Two reasons to make your own flatbreads:
1. They sell naan in packs of two for $3.00, and for three bucks in ingredients you can make a dozen or more.
2. Store-bought never tastes as good as right off the grill or out of the oven.
3. It's a lot easier than you might think.
4. For the sake of argument, let's say it's not all that easy. But you can still make it easy-ish by making a large batch and freezing most, to pull out later when you need it. Move it from the freezer to the fridge the morning you want to use it, then take it out to thaw completely about an hour before you need it.
5. The conventional wisdom says that cooking is more art and baking more science. In other words, when you're cooking, there are a lot of ways you can wing it, but baking requires precise measurements for everything to work just right. Could argue that from a lot of angles, but today let's just say, flatbreads are way forgiving. No reason to fear the flatbread.
Okay, that's more than two, but you get the idea.
1 ½ tsps dry yeast
1 cup warm water
1 ½ tsps sugar
3 cups all-purpose flour
1 tsp salt
6 Tbs clarified butter (called ghee in most Indian recipes) — divided
3 Tbs yogurt
2-3 Tbs sesame seeds, minced onion or garlic, or a dash red pepper flakes, or other flavoring
Mix the dry yeast and sugar and add to the warm water. Stir till the yeast is dissolved. Cover and set aside for 10 minutes. The mixture should begin to froth.
Mix the flour and salt in a large mixing bowl. Add the yeast mixture, 3 Tbs of butter, and the yogurt.
Very gently mix this into a soft dough.
Flour a large work surface (counter top or cutting board) and knead until elastic, which should take at least five minutes.
Coat a large bowl with a few drops of olive oil, and place the dough in the bowl. Cover the bowl with a towel or plastic wrap and let it rise for 90 minutes. The dough should approximately double.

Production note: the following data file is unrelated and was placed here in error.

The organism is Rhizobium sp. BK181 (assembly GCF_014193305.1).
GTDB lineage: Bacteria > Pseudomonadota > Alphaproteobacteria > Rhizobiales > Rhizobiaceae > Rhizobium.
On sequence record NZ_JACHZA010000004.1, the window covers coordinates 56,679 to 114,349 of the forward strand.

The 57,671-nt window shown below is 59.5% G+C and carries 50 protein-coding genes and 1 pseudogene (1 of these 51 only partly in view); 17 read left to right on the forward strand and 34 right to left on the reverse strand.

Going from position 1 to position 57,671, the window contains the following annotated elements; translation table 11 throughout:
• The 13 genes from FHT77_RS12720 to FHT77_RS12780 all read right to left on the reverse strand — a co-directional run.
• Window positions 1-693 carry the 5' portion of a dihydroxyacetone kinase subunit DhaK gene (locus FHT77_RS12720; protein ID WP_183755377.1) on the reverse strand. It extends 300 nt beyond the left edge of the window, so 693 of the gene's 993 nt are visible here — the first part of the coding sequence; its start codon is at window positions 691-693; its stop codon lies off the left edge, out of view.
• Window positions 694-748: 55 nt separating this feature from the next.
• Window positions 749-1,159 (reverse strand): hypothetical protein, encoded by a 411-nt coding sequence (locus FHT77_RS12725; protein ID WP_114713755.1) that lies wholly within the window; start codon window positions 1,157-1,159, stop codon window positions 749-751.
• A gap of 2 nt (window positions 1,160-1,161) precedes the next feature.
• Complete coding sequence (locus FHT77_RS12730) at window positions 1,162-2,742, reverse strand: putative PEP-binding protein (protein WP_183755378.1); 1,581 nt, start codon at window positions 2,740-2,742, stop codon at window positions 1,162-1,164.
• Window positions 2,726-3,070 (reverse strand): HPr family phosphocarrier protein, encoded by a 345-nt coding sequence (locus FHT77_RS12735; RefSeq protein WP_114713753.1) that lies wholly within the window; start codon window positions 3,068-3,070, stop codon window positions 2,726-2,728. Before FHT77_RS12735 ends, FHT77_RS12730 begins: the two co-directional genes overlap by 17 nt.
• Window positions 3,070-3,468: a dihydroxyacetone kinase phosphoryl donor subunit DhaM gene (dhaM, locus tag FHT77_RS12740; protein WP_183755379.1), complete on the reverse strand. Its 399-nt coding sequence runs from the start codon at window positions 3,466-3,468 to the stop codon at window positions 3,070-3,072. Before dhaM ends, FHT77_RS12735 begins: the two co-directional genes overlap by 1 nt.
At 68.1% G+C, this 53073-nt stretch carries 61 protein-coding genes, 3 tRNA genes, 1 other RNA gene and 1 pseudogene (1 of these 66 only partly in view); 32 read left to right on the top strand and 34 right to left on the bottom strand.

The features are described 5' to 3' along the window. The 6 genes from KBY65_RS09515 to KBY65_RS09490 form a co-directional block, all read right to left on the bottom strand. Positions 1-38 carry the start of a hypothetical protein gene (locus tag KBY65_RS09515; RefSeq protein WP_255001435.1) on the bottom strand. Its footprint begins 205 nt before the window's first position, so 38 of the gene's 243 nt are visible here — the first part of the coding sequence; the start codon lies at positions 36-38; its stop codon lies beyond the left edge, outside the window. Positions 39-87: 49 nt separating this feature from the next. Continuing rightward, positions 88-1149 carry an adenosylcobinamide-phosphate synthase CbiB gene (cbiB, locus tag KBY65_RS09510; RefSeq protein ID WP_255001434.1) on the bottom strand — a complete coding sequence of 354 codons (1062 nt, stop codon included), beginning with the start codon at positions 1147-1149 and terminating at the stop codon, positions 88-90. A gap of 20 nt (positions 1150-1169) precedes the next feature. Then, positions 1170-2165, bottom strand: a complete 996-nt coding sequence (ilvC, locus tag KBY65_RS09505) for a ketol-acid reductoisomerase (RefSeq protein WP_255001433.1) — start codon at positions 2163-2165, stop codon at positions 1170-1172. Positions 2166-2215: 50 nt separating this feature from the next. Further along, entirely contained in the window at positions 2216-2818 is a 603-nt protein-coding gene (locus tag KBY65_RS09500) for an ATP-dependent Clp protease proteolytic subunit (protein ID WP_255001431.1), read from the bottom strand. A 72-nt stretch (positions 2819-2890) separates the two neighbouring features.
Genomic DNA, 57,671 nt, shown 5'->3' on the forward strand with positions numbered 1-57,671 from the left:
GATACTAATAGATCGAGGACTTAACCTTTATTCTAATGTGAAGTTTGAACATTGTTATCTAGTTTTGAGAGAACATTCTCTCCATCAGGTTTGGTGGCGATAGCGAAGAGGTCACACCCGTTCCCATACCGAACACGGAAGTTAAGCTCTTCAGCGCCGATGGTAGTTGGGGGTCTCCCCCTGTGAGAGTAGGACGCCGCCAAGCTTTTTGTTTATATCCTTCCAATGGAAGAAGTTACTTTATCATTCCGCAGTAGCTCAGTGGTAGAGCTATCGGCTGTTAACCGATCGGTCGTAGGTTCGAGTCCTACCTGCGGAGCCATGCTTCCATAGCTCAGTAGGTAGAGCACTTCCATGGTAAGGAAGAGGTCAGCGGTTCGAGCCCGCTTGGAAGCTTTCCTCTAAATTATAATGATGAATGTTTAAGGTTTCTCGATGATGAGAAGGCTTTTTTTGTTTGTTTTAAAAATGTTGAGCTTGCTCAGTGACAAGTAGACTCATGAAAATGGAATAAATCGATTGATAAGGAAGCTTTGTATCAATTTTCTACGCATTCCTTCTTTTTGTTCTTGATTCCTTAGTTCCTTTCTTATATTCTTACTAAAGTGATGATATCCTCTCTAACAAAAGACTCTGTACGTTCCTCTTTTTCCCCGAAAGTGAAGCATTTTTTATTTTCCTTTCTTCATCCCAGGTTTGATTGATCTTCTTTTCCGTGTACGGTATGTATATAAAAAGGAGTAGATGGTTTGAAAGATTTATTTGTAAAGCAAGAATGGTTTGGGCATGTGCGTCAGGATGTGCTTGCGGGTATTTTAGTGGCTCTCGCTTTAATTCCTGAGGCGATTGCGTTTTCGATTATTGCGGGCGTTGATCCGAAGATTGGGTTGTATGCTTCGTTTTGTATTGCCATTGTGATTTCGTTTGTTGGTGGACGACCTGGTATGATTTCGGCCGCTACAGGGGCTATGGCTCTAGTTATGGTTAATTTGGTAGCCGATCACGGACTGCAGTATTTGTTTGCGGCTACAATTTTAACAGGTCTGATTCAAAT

Punch the dough down and knead for 10 minutes. About half way into this, sprinkle your seeds or onion into the dough.
Divide the dough in half, then each half in half, and then once again. Roll the divided dough into balls. At this point, if you don't want to grill all of the dough, you can put some of it in zip lock bags and freeze it for another time.
Re-flour your work surface and roll out each ball until you have a circle about one-half inch thick. Naan should then be gently pulled into a tear-drop shape.
Get your grill up to medium-high and then generously coat the grates with oil (paper towel and tongs works better than sprays).
Before putting the dough on the grill, spoon the rest of the butter onto each each piece of bread. Or, just spray with olive oil. Grill for 3-4 minutes per side, turning with tongs when done.
The temperature isn't all that important, so if you're cooking anything else, don't worry about having certain zones for each item. Just grill it until it's firm on the bottom.
Serve immediately, or transfer to a plate and cover with foil until your ready to eat.
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